That year Saxon also lent her expertise to Outbreak, the 1995 medical disaster film directed by Wolfgang Peterson, whom she warmly describes as “a doll” and “full of life and joy.” The opening sequence is an astounding feat of filmmaking, one long shot that wanders behind personnel into areas of increasing levels of security, the Steadicam POV embodying the as-yet-unknown threat.
Because the shot is so complex, with actors weaving in and out of frame and lower-thirds indicating the biosafety level, Saxon’s design for the titles had to be unobtrusive while aesthetically and thematically appropriate. “That was a typography-solving problem,” says Saxon. “It was a real quick schedule. It was pouring rain for like six weeks and they were in a trailer at Warner Bros. here. I would get there just drenched. It was hard going through the mud into the trailers with type all wrapped up in plastic.”
Escape from LA (1996)
For the Kurt Russell–Goldie Hawn terrorism jaunt Escape from L.A. (1996), Saxon designed a graphically minimal opening featuring laser-like lines and crosshair graphics in green and red.
It makes liberal use of Albertus, the typeface that has come to represent John Carpenter and his oeuvre, having been previously used to introduce seven of his films, from 1981’s Escape from New York to 1988’s They Live. The director’s next four films did not feature the typeface but it reappeared in 1996 with Escape from L.A. This was also the first time a Carpenter film featured a graphic opening sequence incorporating line and colour. Though Albertus has come to be known as Carpenter’s go-to typeface, it wasn’t necessarily top of mind. Speaking with website The EFNYLA Page, Saxon said, “We showed many [typefaces] and they chose it anyway."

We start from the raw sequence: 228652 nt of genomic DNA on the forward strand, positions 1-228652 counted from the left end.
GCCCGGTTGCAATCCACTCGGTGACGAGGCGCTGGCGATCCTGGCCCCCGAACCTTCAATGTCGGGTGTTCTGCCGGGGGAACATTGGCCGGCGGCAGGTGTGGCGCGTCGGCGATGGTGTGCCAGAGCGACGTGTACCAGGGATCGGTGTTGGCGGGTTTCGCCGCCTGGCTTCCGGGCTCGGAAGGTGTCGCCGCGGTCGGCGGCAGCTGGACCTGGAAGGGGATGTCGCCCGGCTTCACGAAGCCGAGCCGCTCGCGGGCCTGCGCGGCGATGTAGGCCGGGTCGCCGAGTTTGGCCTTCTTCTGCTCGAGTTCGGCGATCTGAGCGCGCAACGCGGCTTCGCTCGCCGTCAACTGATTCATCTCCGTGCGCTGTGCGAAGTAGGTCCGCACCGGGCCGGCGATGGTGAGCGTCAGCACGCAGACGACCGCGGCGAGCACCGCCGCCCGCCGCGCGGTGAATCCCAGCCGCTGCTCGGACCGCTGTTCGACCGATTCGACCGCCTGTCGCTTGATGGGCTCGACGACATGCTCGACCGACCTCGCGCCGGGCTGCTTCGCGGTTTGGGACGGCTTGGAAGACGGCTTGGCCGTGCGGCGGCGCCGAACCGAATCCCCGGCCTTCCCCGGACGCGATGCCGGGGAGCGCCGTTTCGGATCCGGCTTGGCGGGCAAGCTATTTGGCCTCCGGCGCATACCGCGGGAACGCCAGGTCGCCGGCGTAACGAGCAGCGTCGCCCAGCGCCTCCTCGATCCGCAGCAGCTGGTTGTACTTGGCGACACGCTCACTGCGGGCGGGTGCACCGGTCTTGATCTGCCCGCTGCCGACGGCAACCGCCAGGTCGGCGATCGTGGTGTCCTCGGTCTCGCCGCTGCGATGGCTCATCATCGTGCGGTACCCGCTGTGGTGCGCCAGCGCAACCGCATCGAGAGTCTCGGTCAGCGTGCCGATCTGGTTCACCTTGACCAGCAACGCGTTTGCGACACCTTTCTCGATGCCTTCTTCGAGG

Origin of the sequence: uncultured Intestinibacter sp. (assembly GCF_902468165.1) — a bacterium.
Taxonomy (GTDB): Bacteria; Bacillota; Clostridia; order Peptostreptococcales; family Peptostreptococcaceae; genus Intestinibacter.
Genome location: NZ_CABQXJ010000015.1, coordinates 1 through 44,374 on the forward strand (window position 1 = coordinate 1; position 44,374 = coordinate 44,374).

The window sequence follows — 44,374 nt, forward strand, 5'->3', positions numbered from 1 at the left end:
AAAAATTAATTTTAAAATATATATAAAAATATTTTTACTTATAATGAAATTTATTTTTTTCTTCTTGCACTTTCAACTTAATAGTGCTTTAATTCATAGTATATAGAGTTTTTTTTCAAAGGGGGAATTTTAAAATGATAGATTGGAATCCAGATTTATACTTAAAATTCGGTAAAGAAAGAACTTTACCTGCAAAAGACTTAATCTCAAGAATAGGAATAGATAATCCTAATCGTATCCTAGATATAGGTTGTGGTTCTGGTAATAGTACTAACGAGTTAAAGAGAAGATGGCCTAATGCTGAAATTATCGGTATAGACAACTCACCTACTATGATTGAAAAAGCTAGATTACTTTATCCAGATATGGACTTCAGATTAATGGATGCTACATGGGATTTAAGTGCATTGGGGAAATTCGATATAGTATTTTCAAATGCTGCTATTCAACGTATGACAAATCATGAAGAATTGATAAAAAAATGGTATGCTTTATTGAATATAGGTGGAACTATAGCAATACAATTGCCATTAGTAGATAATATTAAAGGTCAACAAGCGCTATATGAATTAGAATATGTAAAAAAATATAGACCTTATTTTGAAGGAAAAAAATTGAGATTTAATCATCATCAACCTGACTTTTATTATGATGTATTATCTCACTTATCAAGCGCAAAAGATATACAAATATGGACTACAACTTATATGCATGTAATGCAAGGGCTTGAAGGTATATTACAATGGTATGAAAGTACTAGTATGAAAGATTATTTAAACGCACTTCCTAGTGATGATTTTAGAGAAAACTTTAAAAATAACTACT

The Craft (1996)
That year she also conjured the titles for witchy teen classic The Craft and the Arnold Schwarzenegger Christmas-crisis film Jingle All The Way. For The Craft, Saxon executed elegant golden typography with a rigid drop shadow. The main title, in a medieval-looking lock-up, swoops into sight after eyes, religious and occult imagery, and an explosion flash on screen in a quickcut montage by editor Jeff Freeman.
Jingle All The Way (1996)
In Jingle All The Way, a film in which bumbling fathers Howard Langston (Schwarzenegger) and Myron Larabee (Sinbad) battle to buy their sons a coveted Turbo-Man action figure, the main titles appear in giant, gleaming text on black cards.
The brassy three-dimensional letters shoot in from the left and right, glowing red from beneath; a shining image of action, luxury and commodity. The design harkens back to the sequence with which Saxon first made her mark: the polished, vibrant type of Back to the Future.
Good Burger (1997)
I ask her to tell me about 1997's Good Burger, which seems like it was a lot of fun. “It was a lot of fun!” she says. “I mean, it was a silly movie but the idea of making a hamburger was fun. We built the hamburger and then we took the hamburger apart in reverse. We’d just take a few frames, and then add a pickle, shoot a few frames, add a pickle, and on.”
“We did it a few times but it was not shot real-time, it was shot a few frames at a time so it moved really fast. We shot it backwards. First we shot a hamburger done and we pulled it apart so when you play it forward it’s building. There were a lot of problems with the ketchup and stuff. You’d have to wipe the ketchup off going backwards. We tried it both ways. I don’t know which one was used, going forward or backward. But I was like, wiping the ketchup off one frame at a time, which was weird,” she laughs.
The End of an Era